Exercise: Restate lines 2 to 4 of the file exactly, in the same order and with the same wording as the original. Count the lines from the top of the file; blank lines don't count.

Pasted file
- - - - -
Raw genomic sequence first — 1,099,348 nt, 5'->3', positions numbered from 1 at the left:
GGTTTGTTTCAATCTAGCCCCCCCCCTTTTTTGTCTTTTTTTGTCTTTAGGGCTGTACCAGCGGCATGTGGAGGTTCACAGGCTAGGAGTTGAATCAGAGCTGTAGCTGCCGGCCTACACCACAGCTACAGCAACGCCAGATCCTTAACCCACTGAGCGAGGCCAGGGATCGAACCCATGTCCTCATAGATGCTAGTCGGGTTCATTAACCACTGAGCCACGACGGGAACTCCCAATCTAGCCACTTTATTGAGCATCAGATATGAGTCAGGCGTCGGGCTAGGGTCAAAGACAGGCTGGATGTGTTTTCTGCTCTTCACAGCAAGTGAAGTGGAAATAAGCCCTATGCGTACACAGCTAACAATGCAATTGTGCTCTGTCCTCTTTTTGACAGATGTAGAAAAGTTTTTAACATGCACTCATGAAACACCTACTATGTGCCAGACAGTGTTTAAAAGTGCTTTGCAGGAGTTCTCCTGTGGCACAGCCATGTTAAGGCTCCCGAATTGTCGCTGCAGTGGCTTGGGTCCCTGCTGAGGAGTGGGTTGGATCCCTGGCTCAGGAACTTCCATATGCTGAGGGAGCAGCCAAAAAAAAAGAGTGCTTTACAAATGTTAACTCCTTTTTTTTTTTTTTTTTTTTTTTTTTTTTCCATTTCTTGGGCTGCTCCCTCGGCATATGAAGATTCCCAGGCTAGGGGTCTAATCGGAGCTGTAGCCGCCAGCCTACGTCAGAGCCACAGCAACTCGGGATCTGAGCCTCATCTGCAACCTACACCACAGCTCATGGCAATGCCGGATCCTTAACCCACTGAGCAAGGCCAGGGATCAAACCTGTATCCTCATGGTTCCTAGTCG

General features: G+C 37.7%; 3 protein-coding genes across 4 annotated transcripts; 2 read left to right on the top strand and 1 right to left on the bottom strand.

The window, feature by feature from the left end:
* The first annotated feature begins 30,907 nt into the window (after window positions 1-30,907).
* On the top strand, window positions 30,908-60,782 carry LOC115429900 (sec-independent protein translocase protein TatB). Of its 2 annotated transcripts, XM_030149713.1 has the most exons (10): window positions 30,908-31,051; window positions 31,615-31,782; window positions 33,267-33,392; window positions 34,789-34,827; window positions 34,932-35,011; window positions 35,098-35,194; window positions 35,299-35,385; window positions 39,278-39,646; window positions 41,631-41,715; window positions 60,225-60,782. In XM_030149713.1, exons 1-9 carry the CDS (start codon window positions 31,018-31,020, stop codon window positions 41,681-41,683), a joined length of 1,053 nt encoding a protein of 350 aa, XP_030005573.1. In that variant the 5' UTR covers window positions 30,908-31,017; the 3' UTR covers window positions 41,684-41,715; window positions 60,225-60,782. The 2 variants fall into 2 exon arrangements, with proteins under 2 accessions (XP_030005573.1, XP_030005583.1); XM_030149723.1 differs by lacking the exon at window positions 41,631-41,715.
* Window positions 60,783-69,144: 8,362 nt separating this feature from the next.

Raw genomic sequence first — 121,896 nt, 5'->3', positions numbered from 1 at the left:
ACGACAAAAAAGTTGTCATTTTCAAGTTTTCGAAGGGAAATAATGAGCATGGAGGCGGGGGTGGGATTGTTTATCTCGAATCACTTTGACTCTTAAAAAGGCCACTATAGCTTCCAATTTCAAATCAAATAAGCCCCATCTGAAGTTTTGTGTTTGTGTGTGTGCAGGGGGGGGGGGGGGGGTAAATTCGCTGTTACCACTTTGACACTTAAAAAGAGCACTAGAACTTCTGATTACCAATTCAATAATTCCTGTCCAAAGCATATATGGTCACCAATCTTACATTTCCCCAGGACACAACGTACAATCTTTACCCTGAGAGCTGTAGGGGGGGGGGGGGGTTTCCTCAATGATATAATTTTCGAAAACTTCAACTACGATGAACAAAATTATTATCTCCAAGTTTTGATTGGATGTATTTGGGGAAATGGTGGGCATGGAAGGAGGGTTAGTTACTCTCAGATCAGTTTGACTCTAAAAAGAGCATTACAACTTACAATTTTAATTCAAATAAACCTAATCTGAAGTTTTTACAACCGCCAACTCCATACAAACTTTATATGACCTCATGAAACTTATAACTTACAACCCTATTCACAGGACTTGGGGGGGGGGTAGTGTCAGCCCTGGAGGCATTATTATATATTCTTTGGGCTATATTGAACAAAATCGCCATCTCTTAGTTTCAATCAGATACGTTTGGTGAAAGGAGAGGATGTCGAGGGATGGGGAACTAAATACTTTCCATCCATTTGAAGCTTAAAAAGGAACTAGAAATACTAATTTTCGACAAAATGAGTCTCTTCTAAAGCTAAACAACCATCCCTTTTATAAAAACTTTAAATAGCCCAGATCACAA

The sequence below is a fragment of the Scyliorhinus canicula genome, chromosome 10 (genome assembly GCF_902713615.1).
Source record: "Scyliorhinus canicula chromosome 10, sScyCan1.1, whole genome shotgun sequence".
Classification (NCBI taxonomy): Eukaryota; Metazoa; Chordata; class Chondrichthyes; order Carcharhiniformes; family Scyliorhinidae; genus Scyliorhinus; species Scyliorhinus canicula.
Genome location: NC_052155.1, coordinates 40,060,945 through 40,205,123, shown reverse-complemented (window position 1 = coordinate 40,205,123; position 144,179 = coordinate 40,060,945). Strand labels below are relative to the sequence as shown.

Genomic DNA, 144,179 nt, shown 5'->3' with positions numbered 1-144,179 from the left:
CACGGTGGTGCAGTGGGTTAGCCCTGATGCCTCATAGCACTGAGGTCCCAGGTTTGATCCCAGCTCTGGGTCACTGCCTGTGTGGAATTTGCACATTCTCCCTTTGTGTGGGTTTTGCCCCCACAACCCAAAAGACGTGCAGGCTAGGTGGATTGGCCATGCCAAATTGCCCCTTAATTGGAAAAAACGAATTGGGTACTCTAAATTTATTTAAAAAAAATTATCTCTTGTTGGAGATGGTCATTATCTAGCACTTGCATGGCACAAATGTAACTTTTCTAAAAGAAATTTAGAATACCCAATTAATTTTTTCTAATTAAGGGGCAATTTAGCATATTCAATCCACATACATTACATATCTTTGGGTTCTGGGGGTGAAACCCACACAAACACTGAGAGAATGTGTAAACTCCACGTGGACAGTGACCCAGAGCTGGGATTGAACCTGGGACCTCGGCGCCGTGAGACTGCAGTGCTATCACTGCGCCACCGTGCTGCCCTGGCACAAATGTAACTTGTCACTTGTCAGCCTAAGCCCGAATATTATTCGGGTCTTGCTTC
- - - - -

GGTTTGTTTCAATCTAGCCCCCCCCCTTTTTTGTCTTTTTTTGTCTTTAGGGCTGTACCAGCGGCATGTGGAGGTTCACAGGCTAGGAGTTGAATCAGAGCTGTAGCTGCCGGCCTACACCACAGCTACAGCAACGCCAGATCCTTAACCCACTGAGCGAGGCCAGGGATCGAACCCATGTCCTCATAGATGCTAGTCGGGTTCATTAACCACTGAGCCACGACGGGAACTCCCAATCTAGCCACTTTATTGAGCATCAGATATGAGTCAGGCGTCGGGCTAGGGTCAAAGACAGGCTGGATGTGTTTTCTGCTCTTCACAGCAAGTGAAGTGGAAATAAGCCCTATGCGTACACAGCTAACAATGCAATTGTGCTCTGTCCTCTTTTTGACAGATGTAGAAAAGTTTTTAACATGCACTCATGAAACACCTACTATGTGCCAGACAGTGTTTAAAAGTGCTTTGCAGGAGTTCTCCTGTGGCACAGCCATGTTAAGGCTCCCGAATTGTCGCTGCAGTGGCTTGGGTCCCTGCTGAGGAGTGGGTTGGATCCCTGGCTCAGGAACTTCCATATGCTGAGGGAGCAGCCAAAAAAAAAGAGTGCTTTACAAATGTTAACTCCTTTTTTTTTTTTTTTTTTTTTTTTTTTTTCCATTTCTTGGGCTGCTCCCTCGGCATATGAAGATTCCCAGGCTAGGGGTCTAATCGGAGCTGTAGCCGCCAGCCTACGTCAGAGCCACAGCAACTCGGGATCTGAGCCTCATCTGCAACCTACACCACAGCTCATGGCAATGCCGGATCCTTAACCCACTGAGCAAGGCCAGGGATCAAACCTGTATCCTCATGGTTCCTAGTCG

General features: G+C 37.7%; 3 protein-coding genes across 4 annotated transcripts; 2 read left to right on the top strand and 1 right to left on the bottom strand.

The window, feature by feature from the left end: